A significant part of SMCM becoming a four year liberal arts college can be attributed to the tenure of President May Russell, who began leadership in 1949. St. Mary’s Female Seminary officially became St. Mary’s Seminary in 1949, and an ambitious development campaign to increase enrollment began. In the 1950′s the State of Maryland authorized funding for expanding facilities to include a Faculty Residence (Margaret Brent Hall) and a new classroom building (Anne Arundel Hall). Four acres of land were purchased from Mr. J. Spence Howard and his wife Mrs. Jeannette Brome Howard. This expansion became the foundation for transition into a four year program that St. Mary’s College of Maryland is today.
The Anne Arundel Hall Replacement Project has been in the planning stages for a number of years. Once a team was hired to complete the architectural and engineering design, the project was able to move forward in assessing how the landscape (and therefore the archaeology) would be affected. The design team examined ways to re-use both of the 1950s buildings. Although Anne Arundel Hall will not be able to have adaptive re-use, all salvagable materials will be recycled. More information about this is available on the college website. Currently there are plans to move Margaret Brent Hall to a new location across Rt. 5. It will serve as the Philosophy and Religous Studies Department. During the last several decades Margaret Brent was the location of the business office and financial aid. These offices have gradually moved to the north side of campus.
The new location for Margaret Brent Hall is planned in what now serves as a portion of the Charles Hall/Campus Center parking lot. In order to complete this move, the archaeological work needed to be completed in advance.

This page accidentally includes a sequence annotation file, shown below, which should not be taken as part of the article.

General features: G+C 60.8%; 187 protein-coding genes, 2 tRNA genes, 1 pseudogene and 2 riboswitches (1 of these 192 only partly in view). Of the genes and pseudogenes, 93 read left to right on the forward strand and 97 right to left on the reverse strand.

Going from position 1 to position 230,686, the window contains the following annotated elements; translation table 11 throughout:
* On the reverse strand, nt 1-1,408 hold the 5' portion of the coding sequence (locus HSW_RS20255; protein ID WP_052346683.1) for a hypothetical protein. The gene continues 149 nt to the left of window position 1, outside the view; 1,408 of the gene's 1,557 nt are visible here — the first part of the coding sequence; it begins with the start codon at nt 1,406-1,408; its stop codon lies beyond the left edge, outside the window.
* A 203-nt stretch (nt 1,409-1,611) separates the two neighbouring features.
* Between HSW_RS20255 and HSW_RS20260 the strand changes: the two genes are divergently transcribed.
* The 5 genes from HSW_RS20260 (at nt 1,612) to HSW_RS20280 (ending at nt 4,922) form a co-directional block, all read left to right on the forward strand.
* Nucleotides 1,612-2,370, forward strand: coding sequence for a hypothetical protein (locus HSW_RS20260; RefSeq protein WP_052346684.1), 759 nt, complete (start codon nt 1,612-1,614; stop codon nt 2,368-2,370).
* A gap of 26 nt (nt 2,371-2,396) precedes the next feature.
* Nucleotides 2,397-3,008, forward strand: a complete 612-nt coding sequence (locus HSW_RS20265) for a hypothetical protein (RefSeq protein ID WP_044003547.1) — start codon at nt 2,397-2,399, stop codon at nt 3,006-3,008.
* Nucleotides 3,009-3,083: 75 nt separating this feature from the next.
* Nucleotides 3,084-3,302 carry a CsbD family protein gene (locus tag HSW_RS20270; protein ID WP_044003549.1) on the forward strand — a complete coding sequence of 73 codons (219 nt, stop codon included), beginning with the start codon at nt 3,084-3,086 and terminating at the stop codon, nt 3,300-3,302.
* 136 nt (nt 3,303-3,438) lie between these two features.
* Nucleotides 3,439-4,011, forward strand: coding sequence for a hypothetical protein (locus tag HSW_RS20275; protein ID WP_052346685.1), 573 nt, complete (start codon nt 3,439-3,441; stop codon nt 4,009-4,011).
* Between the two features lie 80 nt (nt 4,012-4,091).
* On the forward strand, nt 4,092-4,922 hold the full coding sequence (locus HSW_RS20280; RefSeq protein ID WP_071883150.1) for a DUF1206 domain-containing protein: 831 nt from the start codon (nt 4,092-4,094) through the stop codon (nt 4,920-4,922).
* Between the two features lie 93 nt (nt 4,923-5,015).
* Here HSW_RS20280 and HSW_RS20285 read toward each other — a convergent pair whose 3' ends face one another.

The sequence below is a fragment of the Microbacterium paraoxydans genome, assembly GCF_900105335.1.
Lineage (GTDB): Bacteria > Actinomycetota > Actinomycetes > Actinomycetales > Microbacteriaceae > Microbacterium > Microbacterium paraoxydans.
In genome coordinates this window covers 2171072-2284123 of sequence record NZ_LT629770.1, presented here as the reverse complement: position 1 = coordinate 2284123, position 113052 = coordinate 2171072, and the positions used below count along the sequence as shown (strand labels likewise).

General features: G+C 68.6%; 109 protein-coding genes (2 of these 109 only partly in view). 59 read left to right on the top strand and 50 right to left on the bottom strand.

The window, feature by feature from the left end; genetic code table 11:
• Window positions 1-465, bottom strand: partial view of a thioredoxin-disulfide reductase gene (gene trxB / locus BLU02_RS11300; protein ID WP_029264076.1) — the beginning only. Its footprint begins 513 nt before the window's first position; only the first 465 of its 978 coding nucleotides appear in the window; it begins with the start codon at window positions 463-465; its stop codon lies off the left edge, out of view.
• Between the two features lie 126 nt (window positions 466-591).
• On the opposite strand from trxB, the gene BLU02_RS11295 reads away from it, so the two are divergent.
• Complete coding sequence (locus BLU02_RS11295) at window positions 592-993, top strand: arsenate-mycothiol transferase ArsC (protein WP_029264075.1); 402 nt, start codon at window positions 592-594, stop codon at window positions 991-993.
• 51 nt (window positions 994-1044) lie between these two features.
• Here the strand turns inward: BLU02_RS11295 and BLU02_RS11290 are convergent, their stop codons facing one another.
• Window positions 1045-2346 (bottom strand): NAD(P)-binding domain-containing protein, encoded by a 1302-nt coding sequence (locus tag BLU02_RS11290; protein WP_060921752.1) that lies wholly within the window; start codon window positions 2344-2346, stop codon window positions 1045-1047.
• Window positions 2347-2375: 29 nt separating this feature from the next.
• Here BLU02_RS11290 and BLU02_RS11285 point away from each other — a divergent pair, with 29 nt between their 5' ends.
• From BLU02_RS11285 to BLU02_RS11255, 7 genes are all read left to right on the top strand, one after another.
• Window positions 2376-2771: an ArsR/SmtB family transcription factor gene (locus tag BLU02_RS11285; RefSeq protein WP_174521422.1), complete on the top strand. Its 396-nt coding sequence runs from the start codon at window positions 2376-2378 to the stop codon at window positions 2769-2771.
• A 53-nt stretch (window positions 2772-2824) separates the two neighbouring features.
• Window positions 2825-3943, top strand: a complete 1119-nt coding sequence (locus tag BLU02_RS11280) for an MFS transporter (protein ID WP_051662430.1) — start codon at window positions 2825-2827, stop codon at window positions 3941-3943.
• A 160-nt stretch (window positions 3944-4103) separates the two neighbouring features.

The first step in conducting the archaeological work below the surface of an existing parking lot is to hire heavy machinery. A local contractor was brought on to strip the asphalt and underlying fill related to the parking lot. We were not sure what types of soil deposits would be found below the surface, and we were uncertain how deep the digging would need to go. It all depends on how the original lot was constructed in the 1960s.
The day the parking lot stripping began was one of those 105 degree August heat waves, and one needs to add another 10-15 degrees to that since the surface of the surrounding pavement intensifies everything. The day after the stripping was the first day of rain in months. This proved to be a huge challenge for us, as the stripped portion of the lot happens to be the lowest portion of the entire paved surface! Instead of having a large pit with hard dry soils, we found ourselves with a huge flooded swimming pool. The soils became mud, and every day was spent scraping the mud up, just in time for another round of rain. This was an extremely frustrating effort, particularly since we were trying to complete the work prior to students returning at the end of August. Fortunately, we filled the lot in on the first day of classes, and of course it didn’t rain again for another month or so!
Everyone wants to know what we found during this effort, mostly because we made such a large mess, not to mention the parking problem we created. But several people were genuinely curious about the work we conducted here. This is a difficult question to answer. On the one hand we want to be able to say that way had fascinating finds that made the efforts worthwhile. While on the other hand, we really did not want to find anything of great significance for several reasons, including the time delay this would potentially cause. It was important and necessary for us to go in and clear the site archaeologically. We recorded our findings and excavated features. The significance of this effort is yet to be determined: often we take the recorded data to process at the lab facility before we can make any significant conclusions. This is certainly the case for the parking lot effort. We need time to tie together the work we recently completed with other investigations on the site in order to fully understand the findings. One interesting discovery here was was a large geological feature, likely evidence of the Potomac River’s ancient bed. It was the first time many of us were able to work on white sand beaches!